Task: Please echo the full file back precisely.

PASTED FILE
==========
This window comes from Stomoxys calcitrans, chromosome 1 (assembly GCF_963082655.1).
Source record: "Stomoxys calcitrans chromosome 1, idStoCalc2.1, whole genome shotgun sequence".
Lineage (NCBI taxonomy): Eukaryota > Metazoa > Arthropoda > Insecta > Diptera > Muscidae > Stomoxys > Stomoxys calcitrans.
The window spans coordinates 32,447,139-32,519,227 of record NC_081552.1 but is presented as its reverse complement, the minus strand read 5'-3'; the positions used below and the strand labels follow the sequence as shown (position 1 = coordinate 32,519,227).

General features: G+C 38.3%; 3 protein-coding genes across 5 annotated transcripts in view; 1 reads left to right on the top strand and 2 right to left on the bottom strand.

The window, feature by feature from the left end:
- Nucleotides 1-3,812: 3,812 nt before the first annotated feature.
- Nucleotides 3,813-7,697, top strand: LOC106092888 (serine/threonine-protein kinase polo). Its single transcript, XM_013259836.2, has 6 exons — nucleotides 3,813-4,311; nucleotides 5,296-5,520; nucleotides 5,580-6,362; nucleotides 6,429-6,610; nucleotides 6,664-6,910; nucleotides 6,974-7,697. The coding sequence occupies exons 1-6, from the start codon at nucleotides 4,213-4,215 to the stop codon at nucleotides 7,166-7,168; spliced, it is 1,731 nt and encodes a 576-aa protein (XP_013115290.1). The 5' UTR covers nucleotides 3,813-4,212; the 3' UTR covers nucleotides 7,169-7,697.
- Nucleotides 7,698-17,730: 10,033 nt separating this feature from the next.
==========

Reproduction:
This window comes from Stomoxys calcitrans, chromosome 1 (assembly GCF_963082655.1).
Source record: "Stomoxys calcitrans chromosome 1, idStoCalc2.1, whole genome shotgun sequence".
Lineage (NCBI taxonomy): Eukaryota > Metazoa > Arthropoda > Insecta > Diptera > Muscidae > Stomoxys > Stomoxys calcitrans.
The window spans coordinates 32,447,139-32,519,227 of record NC_081552.1 but is presented as its reverse complement, the minus strand read 5'-3'; the positions used below and the strand labels follow the sequence as shown (position 1 = coordinate 32,519,227).

General features: G+C 38.3%; 3 protein-coding genes across 5 annotated transcripts in view; 1 reads left to right on the top strand and 2 right to left on the bottom strand.

The window, feature by feature from the left end:
- Nucleotides 1-3,812: 3,812 nt before the first annotated feature.
- Nucleotides 3,813-7,697, top strand: LOC106092888 (serine/threonine-protein kinase polo). Its single transcript, XM_013259836.2, has 6 exons — nucleotides 3,813-4,311; nucleotides 5,296-5,520; nucleotides 5,580-6,362; nucleotides 6,429-6,610; nucleotides 6,664-6,910; nucleotides 6,974-7,697. The coding sequence occupies exons 1-6, from the start codon at nucleotides 4,213-4,215 to the stop codon at nucleotides 7,166-7,168; spliced, it is 1,731 nt and encodes a 576-aa protein (XP_013115290.1). The 5' UTR covers nucleotides 3,813-4,212; the 3' UTR covers nucleotides 7,169-7,697.
- Nucleotides 7,698-17,730: 10,033 nt separating this feature from the next.